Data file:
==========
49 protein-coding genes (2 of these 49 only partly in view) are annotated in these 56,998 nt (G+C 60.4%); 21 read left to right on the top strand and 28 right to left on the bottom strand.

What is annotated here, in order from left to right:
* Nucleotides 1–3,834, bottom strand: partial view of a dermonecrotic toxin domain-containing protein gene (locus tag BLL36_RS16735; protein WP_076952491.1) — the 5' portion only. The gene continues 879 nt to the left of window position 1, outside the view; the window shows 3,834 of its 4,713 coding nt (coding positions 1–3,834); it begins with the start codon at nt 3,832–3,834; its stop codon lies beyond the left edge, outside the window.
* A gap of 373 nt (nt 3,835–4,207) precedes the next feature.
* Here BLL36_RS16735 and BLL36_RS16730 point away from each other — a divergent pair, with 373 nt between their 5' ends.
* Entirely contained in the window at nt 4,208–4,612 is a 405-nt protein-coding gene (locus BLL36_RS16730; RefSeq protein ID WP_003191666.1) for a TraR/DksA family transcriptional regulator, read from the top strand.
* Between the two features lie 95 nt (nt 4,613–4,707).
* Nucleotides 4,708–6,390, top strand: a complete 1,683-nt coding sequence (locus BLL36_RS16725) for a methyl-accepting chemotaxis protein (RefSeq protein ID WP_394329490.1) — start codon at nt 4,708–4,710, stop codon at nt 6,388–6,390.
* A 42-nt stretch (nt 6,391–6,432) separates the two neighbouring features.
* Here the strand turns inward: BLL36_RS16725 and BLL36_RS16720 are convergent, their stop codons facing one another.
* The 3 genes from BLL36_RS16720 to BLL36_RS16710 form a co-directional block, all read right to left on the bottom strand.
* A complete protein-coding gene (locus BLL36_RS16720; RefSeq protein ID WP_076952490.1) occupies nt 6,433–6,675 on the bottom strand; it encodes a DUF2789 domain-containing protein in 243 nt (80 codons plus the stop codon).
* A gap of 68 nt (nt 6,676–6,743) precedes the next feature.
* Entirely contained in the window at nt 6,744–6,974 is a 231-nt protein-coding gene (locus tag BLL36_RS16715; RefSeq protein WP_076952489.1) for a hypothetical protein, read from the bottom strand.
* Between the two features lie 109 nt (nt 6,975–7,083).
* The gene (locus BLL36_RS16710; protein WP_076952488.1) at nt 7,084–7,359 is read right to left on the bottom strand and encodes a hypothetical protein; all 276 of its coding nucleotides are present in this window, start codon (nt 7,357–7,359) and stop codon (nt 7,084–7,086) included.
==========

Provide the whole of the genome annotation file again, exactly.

49 protein-coding genes (2 of these 49 only partly in view) are annotated in these 56,998 nt (G+C 60.4%); 21 read left to right on the top strand and 28 right to left on the bottom strand.

What is annotated here, in order from left to right:
* Nucleotides 1–3,834, bottom strand: partial view of a dermonecrotic toxin domain-containing protein gene (locus tag BLL36_RS16735; protein WP_076952491.1) — the 5' portion only. The gene continues 879 nt to the left of window position 1, outside the view; the window shows 3,834 of its 4,713 coding nt (coding positions 1–3,834); it begins with the start codon at nt 3,832–3,834; its stop codon lies beyond the left edge, outside the window.
* A gap of 373 nt (nt 3,835–4,207) precedes the next feature.
* Here BLL36_RS16735 and BLL36_RS16730 point away from each other — a divergent pair, with 373 nt between their 5' ends.
* Entirely contained in the window at nt 4,208–4,612 is a 405-nt protein-coding gene (locus BLL36_RS16730; RefSeq protein ID WP_003191666.1) for a TraR/DksA family transcriptional regulator, read from the top strand.
* Between the two features lie 95 nt (nt 4,613–4,707).
* Nucleotides 4,708–6,390, top strand: a complete 1,683-nt coding sequence (locus BLL36_RS16725) for a methyl-accepting chemotaxis protein (RefSeq protein ID WP_394329490.1) — start codon at nt 4,708–4,710, stop codon at nt 6,388–6,390.
* A 42-nt stretch (nt 6,391–6,432) separates the two neighbouring features.
* Here the strand turns inward: BLL36_RS16725 and BLL36_RS16720 are convergent, their stop codons facing one another.
* The 3 genes from BLL36_RS16720 to BLL36_RS16710 form a co-directional block, all read right to left on the bottom strand.
* A complete protein-coding gene (locus BLL36_RS16720; RefSeq protein ID WP_076952490.1) occupies nt 6,433–6,675 on the bottom strand; it encodes a DUF2789 domain-containing protein in 243 nt (80 codons plus the stop codon).
* A gap of 68 nt (nt 6,676–6,743) precedes the next feature.
* Entirely contained in the window at nt 6,744–6,974 is a 231-nt protein-coding gene (locus tag BLL36_RS16715; RefSeq protein WP_076952489.1) for a hypothetical protein, read from the bottom strand.
* Between the two features lie 109 nt (nt 6,975–7,083).
* The gene (locus BLL36_RS16710; protein WP_076952488.1) at nt 7,084–7,359 is read right to left on the bottom strand and encodes a hypothetical protein; all 276 of its coding nucleotides are present in this window, start codon (nt 7,357–7,359) and stop codon (nt 7,084–7,086) included.